Pete Haggland at the Pioneer Air Museum in Pioneer Park is a local expert on the Fairbanks flight industry, and happy to talk with you at length about working at the airport as a 14-year-old (part of his father’s strategy to “keep me out of trouble,” he says) and the changes he has witnessed in the time since as a ground crew member of Pan American Airways, aircraft mechanic and restoration expert, and pilot with an air taxi business.
Perhaps in no other state are pilots held in such high regard as in Alaska. You can get to know the pioneers of this essential statewide industry by talking with Pete and through the exhibits, models, and memorabilia of the Pioneer Air Museum. You’ll find logbooks, clothing, maps, early flight instruments, and aircraft sporting skis and floats adapted to rugged Alaskan runways.
You can’t miss it—the museum looks like a round golden airplane hangar with a model aircraft from Air North mounted on beams outside in a simulated take-off. Inside, you’ll find a few of the earliest aircraft in the state from the 1930s and 1940s used in military, commercial, and bush flights.
All this is interpreted for visitors by local experts like Pete, who have lived and breathed the aviation industry for decades in Fairbanks, and shared it here since the museum opened its doors in 1992.
Pete can tell you about the time that Carl “Ben” Eielson and Hubert Wilkins (two early pilots) tried to fly across the Arctic Ocean and were forced to make an emergency landing because of engine trouble. They were stranded 150 miles from Point Barrow and had to make up that distance on foot, losing ground each night they slept from the shift of the ice. You can even see the wreckage of the plane that crashed in Siberia and killed Eielson and his mechanic while on a mission to transport furs for sale in New York.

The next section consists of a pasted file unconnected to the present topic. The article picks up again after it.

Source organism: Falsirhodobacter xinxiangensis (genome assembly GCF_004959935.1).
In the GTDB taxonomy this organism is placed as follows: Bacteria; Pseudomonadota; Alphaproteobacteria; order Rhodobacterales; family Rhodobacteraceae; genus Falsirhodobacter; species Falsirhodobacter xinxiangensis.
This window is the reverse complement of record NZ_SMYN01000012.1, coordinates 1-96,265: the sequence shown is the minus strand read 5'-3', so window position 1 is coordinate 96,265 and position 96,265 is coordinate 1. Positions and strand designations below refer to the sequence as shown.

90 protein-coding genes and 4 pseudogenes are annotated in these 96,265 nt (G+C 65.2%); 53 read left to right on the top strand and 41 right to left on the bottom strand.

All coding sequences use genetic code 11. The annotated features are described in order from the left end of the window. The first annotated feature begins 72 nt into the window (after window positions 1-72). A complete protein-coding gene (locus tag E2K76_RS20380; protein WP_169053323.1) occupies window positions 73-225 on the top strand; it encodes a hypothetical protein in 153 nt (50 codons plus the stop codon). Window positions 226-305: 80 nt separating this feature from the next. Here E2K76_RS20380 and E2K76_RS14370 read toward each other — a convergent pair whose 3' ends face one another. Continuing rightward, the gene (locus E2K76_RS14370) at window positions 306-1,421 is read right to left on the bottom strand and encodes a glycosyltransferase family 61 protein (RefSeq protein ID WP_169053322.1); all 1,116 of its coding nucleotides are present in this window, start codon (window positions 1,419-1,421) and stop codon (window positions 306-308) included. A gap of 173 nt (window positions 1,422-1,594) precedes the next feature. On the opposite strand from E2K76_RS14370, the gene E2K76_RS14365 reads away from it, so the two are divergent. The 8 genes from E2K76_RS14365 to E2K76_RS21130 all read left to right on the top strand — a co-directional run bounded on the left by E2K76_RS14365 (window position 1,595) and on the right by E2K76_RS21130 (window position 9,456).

You can also learn about Sam White, who became the first flying game warden in the country once he realized that flight was a much more effective way to traverse the wild lands of the state from 1929-1940s.
To get a sense of the city’s expansion and growth, use a map to observe the position of Fairbanks International Airport in relation to Weeks Field, a former airfield whose grounds now lay in the center of Fairbanks. Make sure to ask Pete how early bush pilots who passed through this airport kept their fuel from freezing at below zero temperatures, before modern heaters were installed on aircraft.
Don’t forget to inquire about a very special ping pong ball, left behind on a stopover by Howard Hughes in the midst of his famous round-the-world flight. His vessel was packed full of them for emergency flotation while crossing the Pacific Ocean. Would this method have worked in a pinch? We’ll never know, as he safely traversed the Pacific without incident.